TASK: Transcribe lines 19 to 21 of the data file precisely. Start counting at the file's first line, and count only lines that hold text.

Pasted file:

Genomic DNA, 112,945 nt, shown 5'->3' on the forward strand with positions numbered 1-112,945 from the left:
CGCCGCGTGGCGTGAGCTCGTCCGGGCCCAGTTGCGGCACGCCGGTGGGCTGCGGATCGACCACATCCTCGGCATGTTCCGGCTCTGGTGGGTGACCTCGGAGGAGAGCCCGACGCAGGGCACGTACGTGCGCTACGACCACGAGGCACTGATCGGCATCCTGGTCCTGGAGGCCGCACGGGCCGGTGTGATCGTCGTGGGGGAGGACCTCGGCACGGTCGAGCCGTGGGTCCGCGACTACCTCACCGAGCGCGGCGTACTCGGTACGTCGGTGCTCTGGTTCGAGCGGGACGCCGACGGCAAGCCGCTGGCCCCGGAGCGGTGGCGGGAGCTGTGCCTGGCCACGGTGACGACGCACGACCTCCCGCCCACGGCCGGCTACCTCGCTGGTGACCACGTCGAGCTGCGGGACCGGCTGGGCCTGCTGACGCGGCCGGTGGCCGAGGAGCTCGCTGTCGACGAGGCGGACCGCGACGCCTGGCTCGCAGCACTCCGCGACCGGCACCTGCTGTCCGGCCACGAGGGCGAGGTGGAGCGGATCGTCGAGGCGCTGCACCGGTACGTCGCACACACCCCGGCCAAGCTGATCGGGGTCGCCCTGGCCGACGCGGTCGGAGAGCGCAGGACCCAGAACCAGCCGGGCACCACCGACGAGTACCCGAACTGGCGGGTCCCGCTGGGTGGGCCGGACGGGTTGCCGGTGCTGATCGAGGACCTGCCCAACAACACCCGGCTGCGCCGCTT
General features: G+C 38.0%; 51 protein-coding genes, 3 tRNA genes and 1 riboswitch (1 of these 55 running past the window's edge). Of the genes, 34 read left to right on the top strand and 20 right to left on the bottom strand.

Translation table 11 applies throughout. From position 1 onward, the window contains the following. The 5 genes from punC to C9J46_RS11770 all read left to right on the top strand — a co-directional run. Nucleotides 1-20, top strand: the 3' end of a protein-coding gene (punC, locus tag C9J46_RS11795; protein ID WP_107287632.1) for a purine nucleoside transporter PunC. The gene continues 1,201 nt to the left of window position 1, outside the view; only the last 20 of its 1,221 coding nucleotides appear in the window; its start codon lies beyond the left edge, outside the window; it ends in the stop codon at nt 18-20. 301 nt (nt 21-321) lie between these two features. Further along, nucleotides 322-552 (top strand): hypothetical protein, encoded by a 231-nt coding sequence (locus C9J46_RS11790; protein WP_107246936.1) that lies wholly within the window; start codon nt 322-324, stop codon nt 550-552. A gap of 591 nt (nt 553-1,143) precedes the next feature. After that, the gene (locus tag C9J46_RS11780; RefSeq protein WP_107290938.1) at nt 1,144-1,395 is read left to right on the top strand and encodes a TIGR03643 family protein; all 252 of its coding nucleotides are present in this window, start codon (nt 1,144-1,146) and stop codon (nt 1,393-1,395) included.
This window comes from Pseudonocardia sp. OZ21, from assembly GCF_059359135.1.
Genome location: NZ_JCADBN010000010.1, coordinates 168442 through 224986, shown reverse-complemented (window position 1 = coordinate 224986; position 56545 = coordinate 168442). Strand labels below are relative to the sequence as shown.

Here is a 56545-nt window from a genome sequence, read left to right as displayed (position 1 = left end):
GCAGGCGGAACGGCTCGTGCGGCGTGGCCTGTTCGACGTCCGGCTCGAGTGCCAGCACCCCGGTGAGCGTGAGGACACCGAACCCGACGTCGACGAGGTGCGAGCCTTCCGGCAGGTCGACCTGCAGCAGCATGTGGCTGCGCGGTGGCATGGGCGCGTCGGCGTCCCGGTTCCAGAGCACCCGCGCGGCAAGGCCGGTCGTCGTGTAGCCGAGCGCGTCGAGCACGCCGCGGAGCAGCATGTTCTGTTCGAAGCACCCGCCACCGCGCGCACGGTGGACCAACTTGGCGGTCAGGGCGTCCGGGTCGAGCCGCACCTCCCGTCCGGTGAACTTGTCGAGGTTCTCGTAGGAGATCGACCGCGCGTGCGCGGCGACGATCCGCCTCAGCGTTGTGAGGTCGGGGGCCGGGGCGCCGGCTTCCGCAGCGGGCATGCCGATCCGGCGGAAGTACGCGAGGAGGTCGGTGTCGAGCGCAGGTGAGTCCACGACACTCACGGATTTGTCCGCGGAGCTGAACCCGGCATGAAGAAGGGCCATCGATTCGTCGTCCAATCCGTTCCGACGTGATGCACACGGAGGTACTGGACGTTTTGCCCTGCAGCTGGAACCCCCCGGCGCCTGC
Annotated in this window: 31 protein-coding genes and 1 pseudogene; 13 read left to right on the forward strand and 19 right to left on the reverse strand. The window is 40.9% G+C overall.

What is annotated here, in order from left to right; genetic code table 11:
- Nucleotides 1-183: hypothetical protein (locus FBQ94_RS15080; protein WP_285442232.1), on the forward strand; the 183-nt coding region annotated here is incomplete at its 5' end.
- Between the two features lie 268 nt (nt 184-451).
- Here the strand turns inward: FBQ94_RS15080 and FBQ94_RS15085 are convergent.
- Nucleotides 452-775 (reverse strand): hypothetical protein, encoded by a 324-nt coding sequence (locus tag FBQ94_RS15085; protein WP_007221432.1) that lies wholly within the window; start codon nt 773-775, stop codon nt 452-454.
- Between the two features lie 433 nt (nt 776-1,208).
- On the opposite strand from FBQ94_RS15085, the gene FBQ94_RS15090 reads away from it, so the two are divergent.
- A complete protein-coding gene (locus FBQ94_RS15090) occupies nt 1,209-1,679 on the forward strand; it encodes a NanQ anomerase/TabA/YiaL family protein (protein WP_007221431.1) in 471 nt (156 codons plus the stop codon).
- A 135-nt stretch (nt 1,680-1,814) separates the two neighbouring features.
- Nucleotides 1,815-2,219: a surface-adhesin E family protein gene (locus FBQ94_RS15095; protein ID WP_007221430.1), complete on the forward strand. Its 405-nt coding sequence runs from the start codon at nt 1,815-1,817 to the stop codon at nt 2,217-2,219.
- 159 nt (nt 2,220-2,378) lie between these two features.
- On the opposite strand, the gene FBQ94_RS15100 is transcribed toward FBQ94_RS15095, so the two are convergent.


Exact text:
- Nucleotides 1,815-2,219: a surface-adhesin E family protein gene (locus FBQ94_RS15095; protein ID WP_007221430.1), complete on the forward strand. Its 405-nt coding sequence runs from the start codon at nt 1,815-1,817 to the stop codon at nt 2,217-2,219.
- 159 nt (nt 2,220-2,378) lie between these two features.
- On the opposite strand, the gene FBQ94_RS15100 is transcribed toward FBQ94_RS15095, so the two are convergent.